Agri Business

Pepper remains volatile, moves against fundamentals

G K Nair Kochi | Updated on March 13, 2011

PEPPER. File Photo: P. V. SIVAKUMAR   -  Business Line





Pepper futures is giving the impression that it is running completely against the fundamentals and in the hands of operators who are, in fact, playing with the market to their whims and fancies.

The market drops when there is increase in open interest/additional buying and moves up when there is decline in the open interest and so on.

The farmers and dealers are said to be not interested and as a result spot pepper was not available. Some had to buy futures against their commitments.

Domestic market also reportedly needs coverage and “dabba trading in bucket shops” are going in north India, market sources told Business Line.

Competitive Indian parity on the one hand and some supply squeeze in the market on the other is likely to bring in some business from overseas.

“Some demand is cropping up”, they said. But, the slow work at the Kochi port is a cause for concern and “overseas buyers are upset over this problem as it would affect negatively the delivery schedule”, they said.

Add to this, the March-April “badla” is higher and hence the exporters are reluctant to sell because of the delay in moving the cargo out from the port, they said.

Trading at the terminal market has been very thin as the material was being moved out from the primary markets directly and afloat business was taking place rampantly, the trade said.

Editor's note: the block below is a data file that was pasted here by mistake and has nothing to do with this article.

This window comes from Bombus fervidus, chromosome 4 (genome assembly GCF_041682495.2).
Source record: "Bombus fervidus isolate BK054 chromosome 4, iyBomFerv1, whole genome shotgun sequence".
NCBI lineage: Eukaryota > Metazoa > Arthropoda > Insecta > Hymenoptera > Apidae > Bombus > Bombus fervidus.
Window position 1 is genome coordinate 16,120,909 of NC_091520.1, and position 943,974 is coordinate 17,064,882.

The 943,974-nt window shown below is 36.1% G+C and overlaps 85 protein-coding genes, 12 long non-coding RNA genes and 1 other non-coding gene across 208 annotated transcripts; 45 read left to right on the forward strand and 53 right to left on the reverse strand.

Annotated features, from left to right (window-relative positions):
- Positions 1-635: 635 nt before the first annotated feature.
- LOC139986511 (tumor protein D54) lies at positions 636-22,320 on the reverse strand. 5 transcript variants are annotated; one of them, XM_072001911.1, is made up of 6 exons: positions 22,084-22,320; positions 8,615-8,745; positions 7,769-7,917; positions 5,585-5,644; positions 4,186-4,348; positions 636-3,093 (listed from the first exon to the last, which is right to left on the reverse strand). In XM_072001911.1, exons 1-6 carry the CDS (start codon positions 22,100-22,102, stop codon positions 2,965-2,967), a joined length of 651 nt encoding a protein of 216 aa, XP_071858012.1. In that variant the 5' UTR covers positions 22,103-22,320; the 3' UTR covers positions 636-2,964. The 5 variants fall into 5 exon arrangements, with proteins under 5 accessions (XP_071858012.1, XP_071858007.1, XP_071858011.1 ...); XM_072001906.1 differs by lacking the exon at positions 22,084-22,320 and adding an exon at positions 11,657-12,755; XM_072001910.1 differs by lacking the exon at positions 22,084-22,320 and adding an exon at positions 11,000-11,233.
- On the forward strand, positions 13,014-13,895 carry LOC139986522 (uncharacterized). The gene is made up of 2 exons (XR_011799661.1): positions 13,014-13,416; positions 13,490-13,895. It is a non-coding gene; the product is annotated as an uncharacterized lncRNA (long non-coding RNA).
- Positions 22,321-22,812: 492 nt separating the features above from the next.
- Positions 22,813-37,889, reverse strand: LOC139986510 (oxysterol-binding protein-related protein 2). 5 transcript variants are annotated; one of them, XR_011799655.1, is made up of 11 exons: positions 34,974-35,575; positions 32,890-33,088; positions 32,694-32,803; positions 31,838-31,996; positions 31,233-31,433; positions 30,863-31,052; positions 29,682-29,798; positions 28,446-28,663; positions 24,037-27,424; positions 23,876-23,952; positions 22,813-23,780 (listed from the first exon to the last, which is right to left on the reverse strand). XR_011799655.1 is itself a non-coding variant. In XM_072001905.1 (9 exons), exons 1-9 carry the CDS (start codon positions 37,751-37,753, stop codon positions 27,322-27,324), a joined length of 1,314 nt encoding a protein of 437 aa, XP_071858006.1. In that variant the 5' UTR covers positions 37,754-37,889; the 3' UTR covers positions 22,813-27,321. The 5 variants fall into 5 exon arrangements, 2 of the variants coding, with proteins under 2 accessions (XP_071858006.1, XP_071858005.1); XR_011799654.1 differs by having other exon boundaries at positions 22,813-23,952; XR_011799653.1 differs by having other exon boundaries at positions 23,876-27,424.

Tightening of the borders by the Sales Tax department in Kerala has forced some to bring the goods to the terminal market, they said.

The market has been highly volatile with the prices moving up and down consequent to the ‘tug of war' between the bull and bear operators.

One can witness the bears becoming bulls and vice versa in the market, they alleged.

Last week market showed a mixed trend with marginal ups and down at the weekend close.

March contract declined by Rs 67 a quintal to Rs 22,354 while April and May moved up marginally by Rs 35 and Rs 11 respectively to Rs 22,821 and Rs 23,035 a quintal.

Total turnover increased by 13,043 tonnes to 52,217 tonnes.

Total open interest and went up by 531 tonnes to 13,927 tonnes. And yet, spot prices dropped by Rs 100 during the week to Rs 21,700 (ungarbled) and Rs 22,500 (MG 1) a quintal at the weekend.

Indian parity in the international market was at $5,175 a tonne (c&f) and remained very much in line with other origins and therefore some business may take place, export sources indicated.

Overseas scenario

According to the International Pepper Community (IPC) in the beginning of last week, price of ungarbled Malabar black pepper in local market decreased from the previous week's close.

The price then increased daily and reached Rs 21,900 for 100 kg on Thursday from Rs 21,500 on Monday.

On an average however, the price was still lower by 1 per cent from previous week's average.

Trading activity on the Commodity Exchange was relatively calm with a slight improvement.

This was reported due to the lack of fresh triggers of export market.

Published on March 13, 2011

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